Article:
18.—Hon. James M. Ashley, 567




The Congress that has just passed away has written a record that will be long remembered by the poor and friendless, whom it did not forget. Misrepresented or misunderstood by those who denounced it as enemies, harshly and unjustly criticised by some who should have been its friends, it proved itself more faithful to human progress and liberty than any of its predecessors. The outraged and oppressed found in these congressional halls champions and friends. Its key-note of policy was protection to the downtrodden. It quailed not before the mightiest, and neglected not the obscurest. It lifted the slave, whom the nation had freed, to the full stature of manhood. It placed on our statute-book the Civil Rights Bill as our nation's magna charta, grander than all the enactments that honor the American code; and in all the region whose civil governments had been destroyed by a vanquished rebellion, it declared as a guarantee of defense to the weakest that the freeman's hand should wield the freeman's ballot; and that none but loyal men should govern a land which loyal sacrifices had saved. Taught by inspiration that new wine could not be safely put in old bottles, it proclaimed that there could be no safe or loyal reconstruction on a foundation of unrepentant treason and disloyalty.

The first session of the Thirty-ninth Congress proposed, as their plan of Reconstruction, a Constitutional Amendment. It was a bond of public justice and public safety combined, to be embodied in our national Constitution, to show to our posterity that patriotism is a virtue and rebellion is a crime. These terms were more magnanimous than were ever offered in any country under like circumstances. They were kind, they were forbearing, they were less than we had a right to demand; but in our anxiety, in our desire to close up this question, we made the proposition. How was it received? They trampled upon it, they spat upon it, they repudiated it, and said they would have nothing to do with it. They were determined to have more power after the rebellion than they had before.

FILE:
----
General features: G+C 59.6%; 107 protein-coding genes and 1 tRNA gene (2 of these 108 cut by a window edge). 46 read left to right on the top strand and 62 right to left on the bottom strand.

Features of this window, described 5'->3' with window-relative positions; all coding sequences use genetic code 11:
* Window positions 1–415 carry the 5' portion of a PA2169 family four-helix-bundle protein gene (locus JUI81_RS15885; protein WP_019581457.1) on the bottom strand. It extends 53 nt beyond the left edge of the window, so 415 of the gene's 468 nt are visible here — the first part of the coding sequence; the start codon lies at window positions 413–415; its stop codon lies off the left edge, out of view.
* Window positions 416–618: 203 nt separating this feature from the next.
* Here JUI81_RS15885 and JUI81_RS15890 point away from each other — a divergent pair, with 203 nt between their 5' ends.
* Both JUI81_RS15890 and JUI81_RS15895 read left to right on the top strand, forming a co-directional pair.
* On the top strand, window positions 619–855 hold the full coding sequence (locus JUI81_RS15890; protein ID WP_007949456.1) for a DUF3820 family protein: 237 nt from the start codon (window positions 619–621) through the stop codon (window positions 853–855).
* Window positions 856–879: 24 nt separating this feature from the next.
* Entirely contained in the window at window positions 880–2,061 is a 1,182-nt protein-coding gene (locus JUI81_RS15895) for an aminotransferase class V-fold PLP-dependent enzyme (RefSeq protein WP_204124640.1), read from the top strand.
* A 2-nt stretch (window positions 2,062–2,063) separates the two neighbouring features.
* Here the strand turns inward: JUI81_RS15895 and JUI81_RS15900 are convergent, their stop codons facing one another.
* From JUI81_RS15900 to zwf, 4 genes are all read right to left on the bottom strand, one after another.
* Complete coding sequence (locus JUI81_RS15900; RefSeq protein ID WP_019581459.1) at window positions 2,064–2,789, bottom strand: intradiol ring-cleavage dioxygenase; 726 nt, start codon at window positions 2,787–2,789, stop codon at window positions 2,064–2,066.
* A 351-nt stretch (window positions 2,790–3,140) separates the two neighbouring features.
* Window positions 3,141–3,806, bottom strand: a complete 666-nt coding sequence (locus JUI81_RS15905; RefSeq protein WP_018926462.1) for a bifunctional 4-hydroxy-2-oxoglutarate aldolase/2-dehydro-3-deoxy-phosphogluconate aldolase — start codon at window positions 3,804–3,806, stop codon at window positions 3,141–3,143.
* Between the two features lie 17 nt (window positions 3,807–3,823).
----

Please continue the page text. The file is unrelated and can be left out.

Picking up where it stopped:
When this proposition was repudiated, we came together again, at the second session of the same Congress, to devise some other plan of reconstruction in place of the proffer that had been spurned. We put the basis of our reconstruction, first, upon every loyal man in the South, and then we gave the ballot also to every man who had only been a traitor. The persons we excluded, for the present, from suffrage in the South, were not the thousands who struggled in the rebel army, not the millions who had given their adhesion to it, but only those men who had sworn allegiance to the Constitution and then added to treason the crime of perjury.

Though we demand no indemnity for the past, no banishment, no confiscations, no penalties for the offended law, there is one thing we do demand, there is one thing we have the power to demand, and that is security for the future, and that we intend to have, not only in legislation, but imbedded in the imperishable bulwarks of our national Constitution, against which the waves of secession may dash in future but in vain. We intend to have those States reconstructed on such enduring corner-stones that posterity shall realize that our fallen heroes have not died in vain.



Momentous Events of the Vacation — Opening of the Senate — Mr. Wade — Mr. Sumner — Mr. Wilson — Mr. Harris — Edward McPherson — As Clerk of the preceding Congress, he calls the House to order — Interruption of Roll-call by Mr. Maynard — Remarks by Mr. Brooks — His Colloquy with Mr. Stevens — Mr. Colfax elected Speaker — His Inaugural Address — The Test Oath.

The Thirty-ninth Congress of the United States, convened in the Capitol at Washington on the fourth of December, 1865. Since the adjournment of the Thirty-eighth Congress, events of the greatest moment had transpired—events which invested its successor with responsibilities unparalleled in the history of any preceding legislative body.

Abraham Lincoln, sixteenth President of the United States, had been slain by the hand of the assassin. The crime had filled the land with horror. The loss of its illustrious victim had veiled the nation in unaffected grief.